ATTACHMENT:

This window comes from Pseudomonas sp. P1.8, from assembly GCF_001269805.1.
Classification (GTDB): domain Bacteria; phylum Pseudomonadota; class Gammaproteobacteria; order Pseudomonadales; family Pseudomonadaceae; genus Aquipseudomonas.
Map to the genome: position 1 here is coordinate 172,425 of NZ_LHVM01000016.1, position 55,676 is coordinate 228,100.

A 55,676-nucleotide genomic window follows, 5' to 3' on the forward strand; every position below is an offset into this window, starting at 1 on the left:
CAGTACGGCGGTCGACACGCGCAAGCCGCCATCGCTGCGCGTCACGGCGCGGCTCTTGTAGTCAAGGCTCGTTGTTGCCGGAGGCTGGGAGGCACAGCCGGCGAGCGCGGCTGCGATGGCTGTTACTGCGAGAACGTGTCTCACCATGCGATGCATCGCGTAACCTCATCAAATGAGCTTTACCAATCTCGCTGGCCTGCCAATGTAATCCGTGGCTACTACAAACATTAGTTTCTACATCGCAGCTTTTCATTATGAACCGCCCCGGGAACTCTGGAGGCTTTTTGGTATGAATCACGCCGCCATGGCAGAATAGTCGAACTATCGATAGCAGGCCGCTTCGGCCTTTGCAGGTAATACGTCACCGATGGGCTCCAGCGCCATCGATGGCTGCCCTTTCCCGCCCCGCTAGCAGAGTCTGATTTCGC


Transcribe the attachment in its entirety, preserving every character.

This window comes from Pseudomonas sp. P1.8, from assembly GCF_001269805.1.
Classification (GTDB): domain Bacteria; phylum Pseudomonadota; class Gammaproteobacteria; order Pseudomonadales; family Pseudomonadaceae; genus Aquipseudomonas.
Map to the genome: position 1 here is coordinate 172,425 of NZ_LHVM01000016.1, position 55,676 is coordinate 228,100.

A 55,676-nucleotide genomic window follows, 5' to 3' on the forward strand; every position below is an offset into this window, starting at 1 on the left:
CAGTACGGCGGTCGACACGCGCAAGCCGCCATCGCTGCGCGTCACGGCGCGGCTCTTGTAGTCAAGGCTCGTTGTTGCCGGAGGCTGGGAGGCACAGCCGGCGAGCGCGGCTGCGATGGCTGTTACTGCGAGAACGTGTCTCACCATGCGATGCATCGCGTAACCTCATCAAATGAGCTTTACCAATCTCGCTGGCCTGCCAATGTAATCCGTGGCTACTACAAACATTAGTTTCTACATCGCAGCTTTTCATTATGAACCGCCCCGGGAACTCTGGAGGCTTTTTGGTATGAATCACGCCGCCATGGCAGAATAGTCGAACTATCGATAGCAGGCCGCTTCGGCCTTTGCAGGTAATACGTCACCGATGGGCTCCAGCGCCATCGATGGCTGCCCTTTCCCGCCCCGCTAGCAGAGTCTGATTTCGC